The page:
The proposed tv debate between UK PM Theresa May and leader of the opposition Jeremy Corbyn is looking dead in the water after ITV pulled out of hosting the debate, days after the BBC pulled its bid to air the event.
The BBC said it will air "extensive news coverage and analysis", while ITV "is developing its plans for covering the build-up and reaction" to the Commons vote on Tuesday.
Channel 4 director of programmes Ian Katz said: "On the eve of one of the biggest decisions in Britain's modern history, it's a great shame that the leaders of our main parties have refused to take part in a televised debate that reflects all positions on the Brexit issue".
Labour believed the head-to-head offer from ITV was the most straight-forward format.
"Our deal is the best deal available for jobs and our economy, that allows us to honour the referendum and realise the opportunities of Brexit", Mrs May said at Prime Minister's Questions on November 28.
On Monday, the Prime Minister expressed concern that holding the debate on ITV would mean she missed Strictly Come Dancing. "Her team tried to confuse people with a convoluted format".
"But the British public will see this for what it is - Theresa May unable to face real scrutiny over crumbling deal".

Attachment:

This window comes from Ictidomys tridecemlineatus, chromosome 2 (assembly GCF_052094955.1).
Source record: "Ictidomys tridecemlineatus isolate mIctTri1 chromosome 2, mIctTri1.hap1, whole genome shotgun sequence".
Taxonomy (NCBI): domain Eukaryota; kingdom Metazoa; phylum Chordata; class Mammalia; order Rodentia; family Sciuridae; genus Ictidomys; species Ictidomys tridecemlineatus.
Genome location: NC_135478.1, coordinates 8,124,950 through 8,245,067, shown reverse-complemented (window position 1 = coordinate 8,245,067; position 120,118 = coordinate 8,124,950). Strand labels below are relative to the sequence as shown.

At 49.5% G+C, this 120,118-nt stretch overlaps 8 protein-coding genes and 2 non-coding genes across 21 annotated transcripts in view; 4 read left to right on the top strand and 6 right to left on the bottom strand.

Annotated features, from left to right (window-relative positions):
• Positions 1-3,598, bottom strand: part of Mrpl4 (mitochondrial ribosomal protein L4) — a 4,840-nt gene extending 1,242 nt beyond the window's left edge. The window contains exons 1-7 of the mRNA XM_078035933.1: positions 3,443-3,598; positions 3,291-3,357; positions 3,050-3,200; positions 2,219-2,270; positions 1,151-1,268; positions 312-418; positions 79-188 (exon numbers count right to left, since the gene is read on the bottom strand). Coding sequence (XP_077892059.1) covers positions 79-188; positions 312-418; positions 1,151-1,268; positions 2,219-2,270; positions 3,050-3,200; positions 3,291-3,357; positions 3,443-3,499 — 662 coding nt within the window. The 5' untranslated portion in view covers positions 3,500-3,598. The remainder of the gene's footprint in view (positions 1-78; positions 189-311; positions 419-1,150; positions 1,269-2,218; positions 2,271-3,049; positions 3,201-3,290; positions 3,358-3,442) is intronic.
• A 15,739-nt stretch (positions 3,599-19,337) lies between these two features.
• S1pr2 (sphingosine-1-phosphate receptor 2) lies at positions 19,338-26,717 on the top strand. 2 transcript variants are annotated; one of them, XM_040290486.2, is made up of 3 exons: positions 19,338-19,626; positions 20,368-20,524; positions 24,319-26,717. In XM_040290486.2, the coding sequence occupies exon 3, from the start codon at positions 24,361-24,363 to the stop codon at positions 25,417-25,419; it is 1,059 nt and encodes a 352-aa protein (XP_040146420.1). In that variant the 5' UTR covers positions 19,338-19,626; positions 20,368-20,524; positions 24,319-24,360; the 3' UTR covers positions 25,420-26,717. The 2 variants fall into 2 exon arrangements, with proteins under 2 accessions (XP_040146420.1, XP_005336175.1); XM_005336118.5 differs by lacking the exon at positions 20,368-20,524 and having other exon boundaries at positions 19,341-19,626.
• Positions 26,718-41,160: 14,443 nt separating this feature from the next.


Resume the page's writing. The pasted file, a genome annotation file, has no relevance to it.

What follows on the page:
It comes after BBC plans for the debate also fell apart.
However, he promised that under his leadership Labour would take a different approach, and added a stark warning: "If the European political establishment carries on with business as usual, the fake populists of the far right will fill the vacuum".
Boris Johnson, Dominic Raab and other former Cabinet ministers wrote to BBC chairman Sir David Clementi to complain the views of the 17.4 million people who voted for Brexit would be "nowhere represented" in the discussion.
The Labour leader said an agreement on a customs union that guarantees trade with the European Union must be made.
It followed Mr Corbyn's complaint last week that the BBC's proposal would clash with jungle-based reality show I'm A Celebrity.